Older people will lament the loss of map-reading skills and a few teenagers will probably die in the woods unnecessarily. But how many more will show up on time for their college interview? Will get into North Dakota State because they actually showed up in the correct town?
I think Sony had it right even though they have lost so much over the years. “Disrupt yourself before someone unexpected does it to you.” Many of the changes come with comforting but deceptive downward plateaus, where you get to catch your breath. But you are still in a stepping-down trend that becomes more and more problematic as key volume thresholds are passed. Retailers need to sell “x” amount. When it falls to the “g” amount, they need to ask you to leave the shelves. And depending on how smart they are in staying current (Staples does an excellent job with this) the stores themselves close. CompUSA, Borders, and Circuit City were not so smart apparently.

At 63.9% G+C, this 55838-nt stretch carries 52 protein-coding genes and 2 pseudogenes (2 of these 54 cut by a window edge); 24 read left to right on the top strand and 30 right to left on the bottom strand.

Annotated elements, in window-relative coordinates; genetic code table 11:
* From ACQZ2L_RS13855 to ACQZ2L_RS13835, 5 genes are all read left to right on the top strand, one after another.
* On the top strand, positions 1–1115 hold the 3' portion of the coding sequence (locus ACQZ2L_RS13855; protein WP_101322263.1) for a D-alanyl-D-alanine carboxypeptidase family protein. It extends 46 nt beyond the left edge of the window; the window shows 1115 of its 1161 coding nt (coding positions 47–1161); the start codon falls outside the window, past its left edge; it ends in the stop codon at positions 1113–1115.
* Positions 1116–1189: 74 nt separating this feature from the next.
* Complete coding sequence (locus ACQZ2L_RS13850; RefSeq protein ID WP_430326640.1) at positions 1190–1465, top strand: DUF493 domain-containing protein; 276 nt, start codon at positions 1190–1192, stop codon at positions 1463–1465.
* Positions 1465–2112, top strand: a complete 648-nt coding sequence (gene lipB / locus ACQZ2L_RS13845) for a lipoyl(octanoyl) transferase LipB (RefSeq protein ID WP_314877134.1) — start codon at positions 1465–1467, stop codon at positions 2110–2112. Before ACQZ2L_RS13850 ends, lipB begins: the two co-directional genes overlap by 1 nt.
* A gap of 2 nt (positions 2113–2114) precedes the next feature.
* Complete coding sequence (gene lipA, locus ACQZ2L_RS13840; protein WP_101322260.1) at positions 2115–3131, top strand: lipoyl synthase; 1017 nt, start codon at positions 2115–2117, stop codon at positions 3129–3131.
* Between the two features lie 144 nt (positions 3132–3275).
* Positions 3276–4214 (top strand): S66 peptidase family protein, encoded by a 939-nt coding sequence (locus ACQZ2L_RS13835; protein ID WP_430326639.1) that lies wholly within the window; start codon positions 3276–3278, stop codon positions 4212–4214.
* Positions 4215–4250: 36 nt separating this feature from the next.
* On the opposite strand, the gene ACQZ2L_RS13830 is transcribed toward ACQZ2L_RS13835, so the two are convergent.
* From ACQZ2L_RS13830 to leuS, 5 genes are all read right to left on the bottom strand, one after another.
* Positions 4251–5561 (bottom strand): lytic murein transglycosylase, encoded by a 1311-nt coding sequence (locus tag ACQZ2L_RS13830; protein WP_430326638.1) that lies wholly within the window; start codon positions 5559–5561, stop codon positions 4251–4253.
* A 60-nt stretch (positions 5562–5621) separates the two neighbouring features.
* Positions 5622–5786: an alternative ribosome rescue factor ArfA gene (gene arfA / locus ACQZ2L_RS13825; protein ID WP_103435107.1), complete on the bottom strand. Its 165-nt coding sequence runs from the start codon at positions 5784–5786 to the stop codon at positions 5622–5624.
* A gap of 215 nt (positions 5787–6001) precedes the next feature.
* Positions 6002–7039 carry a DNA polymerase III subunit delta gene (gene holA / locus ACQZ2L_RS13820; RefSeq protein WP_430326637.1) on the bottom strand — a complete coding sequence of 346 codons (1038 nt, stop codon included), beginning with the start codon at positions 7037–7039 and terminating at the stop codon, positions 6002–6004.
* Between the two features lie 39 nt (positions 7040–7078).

The hardest part is managing the profitability slides from print to digital with all those fixed overheads (e.g., human beings with kids to feed), but this control is not actually in the manufacturer’s hands. New competition comes along and baits you into eroding what you have. You follow you lose. You don’t you lose. But change was going to erode and alter everything anyway so why not figure it out yourself while you still can? Continuous innovation. Kodak did not. Palm did not. The list is very long.
And I imagine many button manufacturers who continued to supply the risk-averse retailers who confidently dictated what products they should make (do NOT go there) failed to survive as clasps and zippers and Velcro reduced their volumes. I will zip it now. Or button it?